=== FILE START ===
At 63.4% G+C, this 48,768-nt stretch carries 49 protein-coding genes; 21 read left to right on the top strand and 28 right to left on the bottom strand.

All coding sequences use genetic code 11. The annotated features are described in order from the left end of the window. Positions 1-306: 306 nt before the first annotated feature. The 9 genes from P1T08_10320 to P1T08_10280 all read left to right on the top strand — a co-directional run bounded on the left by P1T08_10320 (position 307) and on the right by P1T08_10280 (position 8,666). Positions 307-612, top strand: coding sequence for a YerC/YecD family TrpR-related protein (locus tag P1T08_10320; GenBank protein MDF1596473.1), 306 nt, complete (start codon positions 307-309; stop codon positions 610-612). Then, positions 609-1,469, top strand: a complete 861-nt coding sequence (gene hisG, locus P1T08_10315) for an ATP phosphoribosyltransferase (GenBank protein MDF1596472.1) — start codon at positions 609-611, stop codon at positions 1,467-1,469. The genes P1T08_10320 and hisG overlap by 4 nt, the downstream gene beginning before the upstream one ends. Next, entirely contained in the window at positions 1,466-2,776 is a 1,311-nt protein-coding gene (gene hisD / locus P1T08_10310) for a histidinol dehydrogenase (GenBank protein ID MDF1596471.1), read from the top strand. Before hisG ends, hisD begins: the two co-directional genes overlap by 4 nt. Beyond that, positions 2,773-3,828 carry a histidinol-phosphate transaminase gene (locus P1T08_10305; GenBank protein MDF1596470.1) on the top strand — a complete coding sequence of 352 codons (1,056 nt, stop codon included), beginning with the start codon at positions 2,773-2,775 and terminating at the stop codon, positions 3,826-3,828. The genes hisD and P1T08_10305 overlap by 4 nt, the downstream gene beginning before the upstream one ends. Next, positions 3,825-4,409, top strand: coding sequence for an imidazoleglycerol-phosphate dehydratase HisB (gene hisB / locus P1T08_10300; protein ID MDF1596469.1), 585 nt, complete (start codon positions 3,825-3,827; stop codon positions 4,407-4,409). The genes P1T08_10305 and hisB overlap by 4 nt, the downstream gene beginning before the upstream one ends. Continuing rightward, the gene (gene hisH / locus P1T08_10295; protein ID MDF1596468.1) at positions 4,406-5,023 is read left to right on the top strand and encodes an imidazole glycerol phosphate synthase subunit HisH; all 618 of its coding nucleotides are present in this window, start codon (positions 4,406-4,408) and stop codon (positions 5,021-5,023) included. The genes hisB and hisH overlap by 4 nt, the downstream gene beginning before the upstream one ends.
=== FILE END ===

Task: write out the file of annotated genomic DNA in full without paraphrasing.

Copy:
At 63.4% G+C, this 48,768-nt stretch carries 49 protein-coding genes; 21 read left to right on the top strand and 28 right to left on the bottom strand.

All coding sequences use genetic code 11. The annotated features are described in order from the left end of the window. Positions 1-306: 306 nt before the first annotated feature. The 9 genes from P1T08_10320 to P1T08_10280 all read left to right on the top strand — a co-directional run bounded on the left by P1T08_10320 (position 307) and on the right by P1T08_10280 (position 8,666). Positions 307-612, top strand: coding sequence for a YerC/YecD family TrpR-related protein (locus tag P1T08_10320; GenBank protein MDF1596473.1), 306 nt, complete (start codon positions 307-309; stop codon positions 610-612). Then, positions 609-1,469, top strand: a complete 861-nt coding sequence (gene hisG, locus P1T08_10315) for an ATP phosphoribosyltransferase (GenBank protein MDF1596472.1) — start codon at positions 609-611, stop codon at positions 1,467-1,469. The genes P1T08_10320 and hisG overlap by 4 nt, the downstream gene beginning before the upstream one ends. Next, entirely contained in the window at positions 1,466-2,776 is a 1,311-nt protein-coding gene (gene hisD / locus P1T08_10310) for a histidinol dehydrogenase (GenBank protein ID MDF1596471.1), read from the top strand. Before hisG ends, hisD begins: the two co-directional genes overlap by 4 nt. Beyond that, positions 2,773-3,828 carry a histidinol-phosphate transaminase gene (locus P1T08_10305; GenBank protein MDF1596470.1) on the top strand — a complete coding sequence of 352 codons (1,056 nt, stop codon included), beginning with the start codon at positions 2,773-2,775 and terminating at the stop codon, positions 3,826-3,828. The genes hisD and P1T08_10305 overlap by 4 nt, the downstream gene beginning before the upstream one ends. Next, positions 3,825-4,409, top strand: coding sequence for an imidazoleglycerol-phosphate dehydratase HisB (gene hisB / locus P1T08_10300; protein ID MDF1596469.1), 585 nt, complete (start codon positions 3,825-3,827; stop codon positions 4,407-4,409). The genes P1T08_10305 and hisB overlap by 4 nt, the downstream gene beginning before the upstream one ends. Continuing rightward, the gene (gene hisH / locus P1T08_10295; protein ID MDF1596468.1) at positions 4,406-5,023 is read left to right on the top strand and encodes an imidazole glycerol phosphate synthase subunit HisH; all 618 of its coding nucleotides are present in this window, start codon (positions 4,406-4,408) and stop codon (positions 5,021-5,023) included. The genes hisB and hisH overlap by 4 nt, the downstream gene beginning before the upstream one ends.